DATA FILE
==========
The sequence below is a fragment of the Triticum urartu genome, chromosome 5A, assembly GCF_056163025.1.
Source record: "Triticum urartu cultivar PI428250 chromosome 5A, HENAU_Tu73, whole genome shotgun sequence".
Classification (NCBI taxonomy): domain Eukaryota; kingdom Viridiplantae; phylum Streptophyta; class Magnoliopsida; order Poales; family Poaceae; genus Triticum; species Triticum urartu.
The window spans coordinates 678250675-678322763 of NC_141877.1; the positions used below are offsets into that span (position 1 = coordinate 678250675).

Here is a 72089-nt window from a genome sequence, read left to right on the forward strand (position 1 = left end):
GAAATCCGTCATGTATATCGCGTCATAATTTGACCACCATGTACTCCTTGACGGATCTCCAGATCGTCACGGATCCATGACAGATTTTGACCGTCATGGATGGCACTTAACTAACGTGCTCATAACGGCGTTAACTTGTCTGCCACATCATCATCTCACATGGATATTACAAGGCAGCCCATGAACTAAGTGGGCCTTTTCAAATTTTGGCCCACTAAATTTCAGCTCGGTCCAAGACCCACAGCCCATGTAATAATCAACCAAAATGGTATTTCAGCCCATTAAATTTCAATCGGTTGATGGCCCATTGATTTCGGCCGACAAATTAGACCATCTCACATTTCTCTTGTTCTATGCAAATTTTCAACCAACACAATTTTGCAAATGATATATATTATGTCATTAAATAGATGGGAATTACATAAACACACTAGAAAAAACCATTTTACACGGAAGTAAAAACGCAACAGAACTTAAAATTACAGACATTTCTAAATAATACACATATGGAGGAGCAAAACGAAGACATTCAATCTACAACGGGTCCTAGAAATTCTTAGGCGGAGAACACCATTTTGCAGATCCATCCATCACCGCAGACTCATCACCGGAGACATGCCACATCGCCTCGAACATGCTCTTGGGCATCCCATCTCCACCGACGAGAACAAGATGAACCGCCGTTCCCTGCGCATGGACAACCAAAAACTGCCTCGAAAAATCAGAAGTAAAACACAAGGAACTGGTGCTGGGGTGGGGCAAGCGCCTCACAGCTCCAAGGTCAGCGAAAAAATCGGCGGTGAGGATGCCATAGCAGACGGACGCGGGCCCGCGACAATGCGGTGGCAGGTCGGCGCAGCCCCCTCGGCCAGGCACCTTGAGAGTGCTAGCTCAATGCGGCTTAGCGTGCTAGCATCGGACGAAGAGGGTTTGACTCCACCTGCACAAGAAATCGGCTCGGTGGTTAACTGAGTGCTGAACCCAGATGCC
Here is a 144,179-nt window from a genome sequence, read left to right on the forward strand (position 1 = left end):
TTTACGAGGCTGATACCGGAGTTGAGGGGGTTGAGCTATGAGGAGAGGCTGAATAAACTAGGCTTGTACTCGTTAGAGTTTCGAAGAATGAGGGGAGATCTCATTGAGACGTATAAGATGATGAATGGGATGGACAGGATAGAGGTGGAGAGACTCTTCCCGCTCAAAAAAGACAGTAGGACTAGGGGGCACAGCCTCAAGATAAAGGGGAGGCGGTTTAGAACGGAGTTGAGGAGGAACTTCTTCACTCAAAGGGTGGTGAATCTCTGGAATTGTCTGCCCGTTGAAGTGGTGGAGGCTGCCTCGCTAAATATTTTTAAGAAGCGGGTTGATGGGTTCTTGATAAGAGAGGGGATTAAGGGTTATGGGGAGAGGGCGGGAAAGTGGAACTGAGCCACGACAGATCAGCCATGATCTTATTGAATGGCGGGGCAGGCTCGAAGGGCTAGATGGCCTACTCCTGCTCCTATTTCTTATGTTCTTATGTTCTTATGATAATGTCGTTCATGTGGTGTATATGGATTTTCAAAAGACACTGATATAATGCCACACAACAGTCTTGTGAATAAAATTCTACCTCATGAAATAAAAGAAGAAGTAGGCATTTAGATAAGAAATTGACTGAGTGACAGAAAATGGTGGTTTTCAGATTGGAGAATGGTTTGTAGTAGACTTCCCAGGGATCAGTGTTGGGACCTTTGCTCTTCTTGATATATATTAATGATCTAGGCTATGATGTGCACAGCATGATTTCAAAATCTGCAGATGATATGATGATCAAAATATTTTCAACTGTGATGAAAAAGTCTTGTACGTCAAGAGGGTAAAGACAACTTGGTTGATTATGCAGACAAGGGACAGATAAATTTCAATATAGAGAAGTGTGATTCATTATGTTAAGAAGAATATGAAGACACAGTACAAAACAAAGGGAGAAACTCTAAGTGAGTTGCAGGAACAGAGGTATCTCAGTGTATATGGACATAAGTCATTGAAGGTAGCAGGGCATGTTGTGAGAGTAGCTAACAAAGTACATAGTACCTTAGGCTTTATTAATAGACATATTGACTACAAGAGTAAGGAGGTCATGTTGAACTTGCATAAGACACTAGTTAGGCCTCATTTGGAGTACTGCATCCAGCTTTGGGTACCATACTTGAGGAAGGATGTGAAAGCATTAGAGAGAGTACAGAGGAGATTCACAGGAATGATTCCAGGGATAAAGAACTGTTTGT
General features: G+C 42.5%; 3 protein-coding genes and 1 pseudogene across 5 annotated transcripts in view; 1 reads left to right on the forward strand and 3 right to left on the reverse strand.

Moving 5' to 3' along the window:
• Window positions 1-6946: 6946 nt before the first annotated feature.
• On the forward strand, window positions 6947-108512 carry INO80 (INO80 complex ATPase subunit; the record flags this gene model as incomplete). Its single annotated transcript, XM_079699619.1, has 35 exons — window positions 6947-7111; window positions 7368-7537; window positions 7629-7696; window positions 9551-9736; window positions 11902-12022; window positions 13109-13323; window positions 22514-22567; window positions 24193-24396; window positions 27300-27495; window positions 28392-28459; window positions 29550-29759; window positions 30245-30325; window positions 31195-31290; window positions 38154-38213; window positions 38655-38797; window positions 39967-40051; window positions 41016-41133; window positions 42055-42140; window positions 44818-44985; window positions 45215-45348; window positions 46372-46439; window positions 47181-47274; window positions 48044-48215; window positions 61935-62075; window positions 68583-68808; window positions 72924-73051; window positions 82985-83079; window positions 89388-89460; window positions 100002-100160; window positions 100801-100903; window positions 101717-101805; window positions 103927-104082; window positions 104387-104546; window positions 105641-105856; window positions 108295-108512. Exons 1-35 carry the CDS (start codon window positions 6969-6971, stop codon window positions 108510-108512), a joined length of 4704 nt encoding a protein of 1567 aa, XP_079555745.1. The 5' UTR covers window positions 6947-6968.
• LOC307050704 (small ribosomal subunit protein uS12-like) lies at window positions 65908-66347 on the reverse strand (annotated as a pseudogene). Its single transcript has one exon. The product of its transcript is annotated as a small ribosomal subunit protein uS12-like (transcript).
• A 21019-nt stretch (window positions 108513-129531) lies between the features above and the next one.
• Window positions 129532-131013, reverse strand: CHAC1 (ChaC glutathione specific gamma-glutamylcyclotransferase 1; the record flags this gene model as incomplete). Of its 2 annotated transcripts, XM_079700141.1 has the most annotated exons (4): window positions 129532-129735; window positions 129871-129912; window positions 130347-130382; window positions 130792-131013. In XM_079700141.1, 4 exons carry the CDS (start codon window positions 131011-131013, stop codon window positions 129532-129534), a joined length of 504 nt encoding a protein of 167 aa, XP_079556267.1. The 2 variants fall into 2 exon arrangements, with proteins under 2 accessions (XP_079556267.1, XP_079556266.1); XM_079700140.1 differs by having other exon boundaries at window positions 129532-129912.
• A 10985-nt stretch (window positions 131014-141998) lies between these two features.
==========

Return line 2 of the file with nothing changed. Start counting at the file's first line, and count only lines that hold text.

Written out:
Source record: "Triticum urartu cultivar PI428250 chromosome 5A, HENAU_Tu73, whole genome shotgun sequence".